Getting Your Students Ready Now for the State Test: Part One
I have to tell you, this is my favorite time of year. This is the time of year when you start getting students ready to take the end-of-year assessment. I am so excited, and forgive me, but I love it.
I love it because I know so many students have used the strategies I’m about to discuss to help them excel. I love it because so many teachers have been able to see the fruits of their labors by using these strategies when teaching their students.
I designed these strategies because I sympathize with teachers who spend the entire year teaching all to have the students be unable to demonstrate their knowledge on the end-of-year assessment.
I’m fired up today to give you the following suggestions regarding testing to prepare your students and ensure the knowledge they gain in your classroom during the year can be demonstrated on state tests!
Use Regular Tests as a Model for the State Tests: The ABC’s of Testing
First, realize that it’s critical to use your regular weekly or bi-weekly assessments as practice for the state test at the end of the year. It’s something I hope you did all year, but if you didn’t, now is the perfect time to double down on what you want the kids to do while they take that test.
Immediately instruct every student to write three critical strategies in the margin of the test or on scratch paper they can use while taking the test. I like to call these three strategies the ABC’s of testing.
A might be, always take my time.
B might be, be sure to circle keywords in the questions before answering them.
C stands for carefully check and double check all answers before turning in the test.
You can make your own strategies based on the mistakes you see your students make when taking an assessment. This strategy is critical and has to be done on every test you give until the end of the year. Practice helps strategies such as these become automatic.
You want these methods to be ingrained in your students so that on test day they don’t panic but do what comes naturally, which is writing down the strategies and using them.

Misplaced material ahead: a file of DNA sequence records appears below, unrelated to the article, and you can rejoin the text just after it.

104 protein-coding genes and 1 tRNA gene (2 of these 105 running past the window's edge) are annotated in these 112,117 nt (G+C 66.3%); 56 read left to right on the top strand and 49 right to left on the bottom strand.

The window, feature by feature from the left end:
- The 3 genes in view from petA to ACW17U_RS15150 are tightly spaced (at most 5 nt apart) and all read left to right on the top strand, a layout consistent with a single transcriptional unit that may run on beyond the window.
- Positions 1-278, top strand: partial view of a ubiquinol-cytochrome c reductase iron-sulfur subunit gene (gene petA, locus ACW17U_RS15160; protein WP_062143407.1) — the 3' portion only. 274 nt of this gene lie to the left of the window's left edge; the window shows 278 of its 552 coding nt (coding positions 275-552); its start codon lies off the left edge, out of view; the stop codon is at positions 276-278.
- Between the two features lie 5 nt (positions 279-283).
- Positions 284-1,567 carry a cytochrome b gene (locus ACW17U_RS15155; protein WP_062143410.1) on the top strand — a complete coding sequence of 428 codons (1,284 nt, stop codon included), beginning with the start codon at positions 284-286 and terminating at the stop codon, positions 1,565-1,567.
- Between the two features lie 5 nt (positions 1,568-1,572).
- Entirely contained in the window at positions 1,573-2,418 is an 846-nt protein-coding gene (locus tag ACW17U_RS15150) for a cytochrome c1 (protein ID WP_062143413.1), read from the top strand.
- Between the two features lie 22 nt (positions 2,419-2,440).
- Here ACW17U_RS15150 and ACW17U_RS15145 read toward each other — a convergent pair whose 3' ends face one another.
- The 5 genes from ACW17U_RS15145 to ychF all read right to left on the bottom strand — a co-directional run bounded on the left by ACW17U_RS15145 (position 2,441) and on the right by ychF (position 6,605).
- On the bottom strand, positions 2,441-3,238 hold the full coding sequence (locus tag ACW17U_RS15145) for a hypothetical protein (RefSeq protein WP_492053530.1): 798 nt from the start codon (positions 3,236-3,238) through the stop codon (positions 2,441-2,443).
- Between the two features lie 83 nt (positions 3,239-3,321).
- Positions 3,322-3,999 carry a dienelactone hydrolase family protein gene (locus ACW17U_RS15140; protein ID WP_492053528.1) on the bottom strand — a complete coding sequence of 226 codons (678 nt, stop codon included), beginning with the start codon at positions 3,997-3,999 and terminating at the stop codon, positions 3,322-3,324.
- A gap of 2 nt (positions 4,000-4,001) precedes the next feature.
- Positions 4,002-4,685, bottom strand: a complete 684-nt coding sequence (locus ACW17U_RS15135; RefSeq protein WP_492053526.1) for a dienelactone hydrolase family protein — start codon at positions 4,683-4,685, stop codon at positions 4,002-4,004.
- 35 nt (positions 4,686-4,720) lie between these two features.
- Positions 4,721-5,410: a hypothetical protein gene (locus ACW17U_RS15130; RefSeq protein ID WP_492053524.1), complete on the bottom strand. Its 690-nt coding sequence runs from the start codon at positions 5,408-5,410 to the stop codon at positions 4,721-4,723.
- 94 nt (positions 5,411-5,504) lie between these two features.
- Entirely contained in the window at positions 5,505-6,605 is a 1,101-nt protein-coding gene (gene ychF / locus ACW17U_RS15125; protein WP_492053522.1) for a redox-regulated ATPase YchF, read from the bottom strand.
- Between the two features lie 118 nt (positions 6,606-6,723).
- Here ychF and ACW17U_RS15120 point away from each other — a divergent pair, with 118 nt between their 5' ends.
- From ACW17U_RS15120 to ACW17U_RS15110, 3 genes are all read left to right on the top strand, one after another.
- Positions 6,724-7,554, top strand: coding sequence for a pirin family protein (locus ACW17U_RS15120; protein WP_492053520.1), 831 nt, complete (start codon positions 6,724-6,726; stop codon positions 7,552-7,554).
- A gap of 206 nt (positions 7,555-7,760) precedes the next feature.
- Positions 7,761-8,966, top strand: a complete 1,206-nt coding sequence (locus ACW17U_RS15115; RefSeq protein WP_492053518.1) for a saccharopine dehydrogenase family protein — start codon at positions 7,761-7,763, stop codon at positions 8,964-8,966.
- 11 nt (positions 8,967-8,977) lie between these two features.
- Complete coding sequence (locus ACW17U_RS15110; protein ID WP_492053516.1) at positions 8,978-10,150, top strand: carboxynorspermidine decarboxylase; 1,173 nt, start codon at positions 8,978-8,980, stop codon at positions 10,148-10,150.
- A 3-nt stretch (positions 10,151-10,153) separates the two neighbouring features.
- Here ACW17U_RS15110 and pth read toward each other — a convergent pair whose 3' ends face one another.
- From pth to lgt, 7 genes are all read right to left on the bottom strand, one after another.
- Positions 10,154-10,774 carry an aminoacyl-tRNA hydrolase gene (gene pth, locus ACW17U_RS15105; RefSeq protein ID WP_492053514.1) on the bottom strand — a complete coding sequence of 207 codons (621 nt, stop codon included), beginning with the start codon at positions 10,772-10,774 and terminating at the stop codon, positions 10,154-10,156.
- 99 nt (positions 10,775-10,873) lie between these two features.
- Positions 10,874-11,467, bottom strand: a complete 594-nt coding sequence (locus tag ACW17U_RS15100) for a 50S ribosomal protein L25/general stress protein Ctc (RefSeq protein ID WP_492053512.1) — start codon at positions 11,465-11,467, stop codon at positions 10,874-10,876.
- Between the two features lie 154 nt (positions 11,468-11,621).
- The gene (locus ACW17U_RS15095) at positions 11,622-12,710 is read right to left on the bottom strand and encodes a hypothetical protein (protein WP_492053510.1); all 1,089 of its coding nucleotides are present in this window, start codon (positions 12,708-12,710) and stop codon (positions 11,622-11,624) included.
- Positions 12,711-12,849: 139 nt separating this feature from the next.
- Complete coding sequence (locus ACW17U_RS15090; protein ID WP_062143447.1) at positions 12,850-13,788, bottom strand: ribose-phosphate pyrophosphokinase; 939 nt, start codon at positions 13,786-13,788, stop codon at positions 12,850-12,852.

Watch the Clock: Prepare Students by Conducting Longer Tests
The second important suggestion I would like to give is to make sure your tests and quizzes—especially your regular assessments—are longer than usual.
Lack of endurance during testing is one of the most common issues teachers see from students during the end-of-year test. Now is the perfect time to make sure your students are able to sit for long time blocks so they’re accustomed to doing this on state test days. You cannot give 20-minute tests all year and think students can sit for an hour or an hour and a half on state test day without becoming exhausted.
Add more questions to your weekly or bi-weekly assessments. Add more open-ended questions to these assignments. Give extra credit questions at the end. Whatever you do, make sure that the students are sitting for longer periods of time now and it will pay dividends at the end of the year on your state tests.
Utilize Questions That Mimic Those on the State Test
My final suggestion in this part of the testing strategies series involves preparing your students for the rigor of state assessments.
Immediately begin using as many released state test type questions and items as you can with your students in every capacity possible. These items contain the same rigor, nomenclature, and structure your students will see on the state test.
You don’t want to teach and test one way all year and have the questions on the state assessment look completely different at the end of the year. That’s not fair to your students and it’s definitely not fair to you. I recommend using these items, as long as they aren’t copyrighted, on your quizzes.
I especially urge you to use as many of these types of items on your weekly and bi-weekly assessments as possible. During this time of the year, 80 to 90 percent of your questions should be released state test type questions.
Like many educators, I was also a coach. Every coach knows you make practice more difficult than the game. You want your students to walk out of the test on test day saying that your assessments were more difficult than what they took on state test day. Consistently and repeatedly using released state test type items will help you accomplish this.
Encouragement for Teachers
I want to leave you with these words of encouragement.
When you prepare students for the challenge of the state test, they will perform better.
If you use the strategies I’ve outlined here and you use them consistently, you will give your students a better opportunity to demonstrate the knowledge and skills they’ve learned throughout the year.
If you peruse my website, you will see many examples of schools that made tremendous gains in their test scores. These schools used many of my strategies including those mentioned in this article.
Start by implementing the strategies discussed here and see the results. Teachers—you can do this!